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Title: Unscheduled DNA synthesis as an indicator of genotoxicity
Author: Burlinson, B.
Awarding Body: University College of Swansea
Current Institution: Swansea University
Date of Award: 1995
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The escalating production of new chemical entities and the rising cost of long term toxicity studies has necessitated the development of a number of short-term terms. This thesis details the development and initial validation of assays in which the end point investigated was the measurement of DNA excision repair i.e. unscheduled DNA synthesis (UDS). Initially the assay was developed in primary rat hepatocytes and later progressed so that the exposure to the test material took place in vivo with subsequent radiolabelling of the repair sites taking place in vitro. In both cases the amount of repair taking place was measured by autoradiography. Due to the insensivity of the liver UDS assay to some classes of genotoxin and a requirement to measure effects in tissues other than the liver a second assay was designed which again used UDS as the end point but for which the test organ was the stomach, specifically the glandular mucosa. Using the special architecture of the mucosa a system was developed where UDS could be measured (after in vivo exposure to the test agent and radiolabel) by scintillation counting. A number of test agents were investigated including known carcinogens, gastric irritants and those activated in the stomach by nitrosation. Results of both assays are given and their relevance to genotoxicity testing discussed.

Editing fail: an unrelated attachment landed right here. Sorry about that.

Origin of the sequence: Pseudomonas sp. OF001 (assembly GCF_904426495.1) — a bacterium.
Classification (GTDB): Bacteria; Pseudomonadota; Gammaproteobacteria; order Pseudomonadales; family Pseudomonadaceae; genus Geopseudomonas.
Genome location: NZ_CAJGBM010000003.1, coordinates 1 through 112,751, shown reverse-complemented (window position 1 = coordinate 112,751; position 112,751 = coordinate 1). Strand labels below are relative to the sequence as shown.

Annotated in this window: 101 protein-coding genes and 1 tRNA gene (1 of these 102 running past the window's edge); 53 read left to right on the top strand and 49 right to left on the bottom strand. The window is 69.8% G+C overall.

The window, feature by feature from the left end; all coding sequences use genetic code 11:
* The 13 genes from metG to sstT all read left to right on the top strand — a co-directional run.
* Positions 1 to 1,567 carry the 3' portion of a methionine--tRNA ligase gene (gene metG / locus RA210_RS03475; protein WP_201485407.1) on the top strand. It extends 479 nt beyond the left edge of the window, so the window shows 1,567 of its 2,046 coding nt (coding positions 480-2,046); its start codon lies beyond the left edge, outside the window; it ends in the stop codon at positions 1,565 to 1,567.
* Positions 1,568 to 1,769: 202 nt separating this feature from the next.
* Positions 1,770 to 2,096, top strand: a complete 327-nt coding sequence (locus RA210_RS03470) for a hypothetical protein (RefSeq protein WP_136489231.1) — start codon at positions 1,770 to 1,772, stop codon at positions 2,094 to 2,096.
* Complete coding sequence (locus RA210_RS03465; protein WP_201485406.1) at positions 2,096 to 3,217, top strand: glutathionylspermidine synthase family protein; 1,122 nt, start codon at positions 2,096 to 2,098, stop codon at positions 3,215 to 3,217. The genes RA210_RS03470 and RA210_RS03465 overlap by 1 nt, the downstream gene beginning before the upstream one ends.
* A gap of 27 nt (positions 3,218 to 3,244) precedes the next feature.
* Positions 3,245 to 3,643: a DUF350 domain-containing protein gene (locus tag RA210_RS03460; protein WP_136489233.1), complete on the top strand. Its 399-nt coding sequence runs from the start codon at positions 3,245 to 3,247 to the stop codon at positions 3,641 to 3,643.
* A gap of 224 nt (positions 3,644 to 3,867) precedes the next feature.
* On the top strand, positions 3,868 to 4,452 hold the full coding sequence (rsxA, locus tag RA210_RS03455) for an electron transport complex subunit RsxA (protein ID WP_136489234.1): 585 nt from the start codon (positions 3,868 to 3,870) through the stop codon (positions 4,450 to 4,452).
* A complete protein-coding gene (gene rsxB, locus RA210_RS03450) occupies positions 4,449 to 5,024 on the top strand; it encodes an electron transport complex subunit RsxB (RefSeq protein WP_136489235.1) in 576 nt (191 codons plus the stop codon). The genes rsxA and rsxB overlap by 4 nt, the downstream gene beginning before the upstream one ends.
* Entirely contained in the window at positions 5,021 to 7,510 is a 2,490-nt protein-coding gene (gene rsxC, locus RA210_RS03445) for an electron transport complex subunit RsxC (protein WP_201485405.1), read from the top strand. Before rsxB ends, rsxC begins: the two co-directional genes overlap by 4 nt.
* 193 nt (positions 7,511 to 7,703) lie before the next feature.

Supervisor: Not available Sponsor: Not available
Qualification Name: Thesis (Ph.D.) Qualification Level: Doctoral
EThOS ID:  DOI: Not available